Whenever I think popular culture, and the companies that control it for their own profiteering ends, has gone as low as it can go in its wanton disregard for basic decency in general and children in particular, it always seems to find a way to dig deeper within itself and discover new depths to plumb.
Cases in point was the release of a new line of girls' bathing suits by the actress Elizabeth Hurley that has caused quite a stir, along with two recent research studies that, taken in toto, should leave any parent of a young girl absolutely mortified. This isn't the first time I've explored the unhealthy relationship between popular culture and girls. It's such a big issue for me because I have two young daughters of my own. I see them surrounded by these awful messages and want to do everything I can to protect them for as long as I can (while recognizing that I can't protect them forever).
Some might argue that all this concern for young girls' exposure to sexuality is just much ado about nothing. These girls are just wearing clothes that are fun and they don't even know what sex is. Or we Americans are such prudes; girls in other parts of the world run around naked and no one cares. Or girls might as well get used to it because that's the world they are now growing up in.
But my harsh reaction isn't about religious beliefs, personal standards of conduct, or legal views on decency. Rather, my condemnation is based on my own work in child development and parenting as well as the latest research on the impact of early exposure of sexuality to girls' development. And the impact of this early sexualization of girls is real and it ain't good.
As I write about in my third parenting book, Your Children are Listening: Nine Messages They Need to Hear From You, children are sponges for the early messages they get. Further, thanks to television, movies, and the Internet, popular culture sends its unhealthy messages loudly and persistently, drowning out other healthier messages (e.g., from parents) that might be trying to get through. When children are exposed to these messages enough, they can't help but internalize them and make them their own. And, sadly, these unhealthy messages shape the values, attitudes, and beliefs they come to hold about themselves and the world. It's not hard to see, then, how early exposure to sexuality can set girls on an unhealthy life path.
A recent study found that girls as young as six years old wanted to be like dolls who were dressed in a sexy way compared to dolls who were dressed stylishly, but covered up. These young girls associated being sexy with being the way they wanted to look, being popular in school, and who they wanted to play with. Another finding of the study was the girls who spent a lot of time with media and who had mothers who were overly invested in their own appearance were more likely to identify with the sexily clad dolls.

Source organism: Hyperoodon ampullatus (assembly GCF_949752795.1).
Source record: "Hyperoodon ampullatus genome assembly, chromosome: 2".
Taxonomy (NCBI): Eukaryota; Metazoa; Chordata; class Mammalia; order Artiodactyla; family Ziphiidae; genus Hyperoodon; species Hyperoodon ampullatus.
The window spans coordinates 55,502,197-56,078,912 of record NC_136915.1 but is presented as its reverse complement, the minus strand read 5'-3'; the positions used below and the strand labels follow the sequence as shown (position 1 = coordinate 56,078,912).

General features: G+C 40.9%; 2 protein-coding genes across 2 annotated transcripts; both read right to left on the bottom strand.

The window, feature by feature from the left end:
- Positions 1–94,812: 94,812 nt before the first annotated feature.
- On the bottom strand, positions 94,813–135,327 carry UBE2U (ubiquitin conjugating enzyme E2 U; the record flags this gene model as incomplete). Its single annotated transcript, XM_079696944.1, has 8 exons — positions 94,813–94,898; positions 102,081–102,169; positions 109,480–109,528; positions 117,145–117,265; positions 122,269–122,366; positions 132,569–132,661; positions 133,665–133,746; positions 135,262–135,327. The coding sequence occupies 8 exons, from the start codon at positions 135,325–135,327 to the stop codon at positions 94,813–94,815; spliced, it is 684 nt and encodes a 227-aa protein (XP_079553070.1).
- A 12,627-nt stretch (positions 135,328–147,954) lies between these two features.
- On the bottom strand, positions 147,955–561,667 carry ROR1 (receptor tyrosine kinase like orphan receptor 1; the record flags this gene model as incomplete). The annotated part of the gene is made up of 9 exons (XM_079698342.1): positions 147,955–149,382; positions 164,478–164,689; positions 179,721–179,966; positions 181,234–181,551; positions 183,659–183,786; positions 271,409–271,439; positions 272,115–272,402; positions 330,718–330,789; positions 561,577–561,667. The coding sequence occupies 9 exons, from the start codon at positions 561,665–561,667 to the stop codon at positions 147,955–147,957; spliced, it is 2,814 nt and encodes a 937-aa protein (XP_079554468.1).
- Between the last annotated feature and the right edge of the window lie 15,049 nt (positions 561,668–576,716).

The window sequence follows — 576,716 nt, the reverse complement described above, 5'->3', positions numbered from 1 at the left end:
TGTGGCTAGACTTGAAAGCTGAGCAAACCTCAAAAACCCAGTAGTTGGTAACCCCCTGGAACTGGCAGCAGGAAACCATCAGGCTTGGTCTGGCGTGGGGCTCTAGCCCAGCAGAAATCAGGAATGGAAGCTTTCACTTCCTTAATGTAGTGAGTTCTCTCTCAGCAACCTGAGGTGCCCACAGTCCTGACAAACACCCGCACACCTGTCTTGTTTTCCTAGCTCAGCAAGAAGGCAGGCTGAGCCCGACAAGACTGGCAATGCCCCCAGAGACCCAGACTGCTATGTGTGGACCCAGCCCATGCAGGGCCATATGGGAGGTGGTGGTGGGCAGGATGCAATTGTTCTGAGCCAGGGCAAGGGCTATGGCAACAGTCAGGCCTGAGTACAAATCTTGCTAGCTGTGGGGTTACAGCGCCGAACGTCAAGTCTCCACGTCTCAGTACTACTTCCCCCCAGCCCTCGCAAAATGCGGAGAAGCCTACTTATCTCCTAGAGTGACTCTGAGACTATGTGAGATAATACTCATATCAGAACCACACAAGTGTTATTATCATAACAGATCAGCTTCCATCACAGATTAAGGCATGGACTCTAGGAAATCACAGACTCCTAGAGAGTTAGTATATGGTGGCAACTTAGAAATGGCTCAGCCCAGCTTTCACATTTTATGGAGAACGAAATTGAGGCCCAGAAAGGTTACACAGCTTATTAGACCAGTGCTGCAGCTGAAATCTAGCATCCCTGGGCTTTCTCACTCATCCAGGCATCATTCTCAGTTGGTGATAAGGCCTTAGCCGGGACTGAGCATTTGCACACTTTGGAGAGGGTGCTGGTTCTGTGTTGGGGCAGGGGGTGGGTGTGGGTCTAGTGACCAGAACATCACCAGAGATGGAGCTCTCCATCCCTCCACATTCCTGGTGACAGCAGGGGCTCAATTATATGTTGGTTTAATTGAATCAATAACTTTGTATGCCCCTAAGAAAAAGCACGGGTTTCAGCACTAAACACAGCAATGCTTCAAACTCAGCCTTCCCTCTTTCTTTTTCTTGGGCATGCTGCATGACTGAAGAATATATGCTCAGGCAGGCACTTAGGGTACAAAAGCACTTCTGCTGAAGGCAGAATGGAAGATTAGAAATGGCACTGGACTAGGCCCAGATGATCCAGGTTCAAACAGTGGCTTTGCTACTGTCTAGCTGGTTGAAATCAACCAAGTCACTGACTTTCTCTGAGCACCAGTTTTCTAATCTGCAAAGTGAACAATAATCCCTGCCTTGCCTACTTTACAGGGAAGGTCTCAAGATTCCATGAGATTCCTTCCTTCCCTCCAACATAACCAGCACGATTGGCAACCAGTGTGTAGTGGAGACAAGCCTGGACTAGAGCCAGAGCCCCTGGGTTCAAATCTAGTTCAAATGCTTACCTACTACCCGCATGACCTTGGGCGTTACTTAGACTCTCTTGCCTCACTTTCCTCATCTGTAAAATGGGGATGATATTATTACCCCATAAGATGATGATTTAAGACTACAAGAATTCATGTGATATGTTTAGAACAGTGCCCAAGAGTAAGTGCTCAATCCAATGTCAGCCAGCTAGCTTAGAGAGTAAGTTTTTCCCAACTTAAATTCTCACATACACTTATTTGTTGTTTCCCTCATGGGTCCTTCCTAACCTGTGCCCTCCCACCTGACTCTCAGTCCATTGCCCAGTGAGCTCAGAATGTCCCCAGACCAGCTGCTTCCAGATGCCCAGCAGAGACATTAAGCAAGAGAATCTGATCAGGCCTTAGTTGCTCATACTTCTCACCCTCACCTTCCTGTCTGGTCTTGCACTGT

One study found that about one-third of the clothes for girls sold had "sexualizing characteristics." Interestingly, most of these clothes also had age-appropriate elements, perhaps obscuring the sexual side of the designs.
So, what impact does all of this have on young girls? It definitely not good. An American Psychological Association task force report found that girls who are exposed to sexual messages in popular culture are more likely to have low self-esteem and depression, and suffer from eating disorders. I see girls in my daughters' school wiggling their behind, strutting their stuff, posing with hands on hips and one hip out, and giving off that "sassy" (code word for "sexy girl") attitude.
The bad news is that mothers can actually cause their young daughters to buy into this early equalization, potentially causing them to develop attitudes about their sexuality that can have serious long-term consequences on how they view themselves and their future sexual behavior.
But, thankfully, mothers' influence on their daughters is two sides of the same coin. The good news is that mothers also have the ability to mitigate this unhealthy messages about sexuality by limiting exposure to age-inappropriate sexuality, using early exposure to sexual messages as teachable moments, instilling healthy values and attitudes about sexuality, and, probably most importantly, not sexually objectifying themselves.
Hey, don't forget us fathers either in whether or not young girls see themselves as sexual beings. If you don't think dads have an impact, you're being naïve. Think about it. If you read men's magazines, ogle cheerleaders while watching football on TV, or get upset when your wife isn't all "dolled up," what messages are you sending to your daughters?
I can't really blame companies that sexualize young girls to fatten their bottom line. In the amoral free-market system, that is their reason for being. I do, however, blame the parents who buy this clearly inappropriate stuff, thus creating a market for these and other products that have no redeeming value and do plenty of harm. The calculus is simple: no demand, no market, no sexualization of girls. I do wonder about some of the executives of these companies who have young daughters of their own.
Is there any chance that we can convince the companies that sell sexuality to young girls to just stop it because it is wrong? No way! And I can't see our government doing anything that would place the welfare of children over the bottom line of Big Business (sorry for the cynicism). So, as is so often the case with children, the buck stops with us. We the parents have the power to turn our daughters into strong and confident women with a healthy relationship with their sexuality.
The choice is yours.
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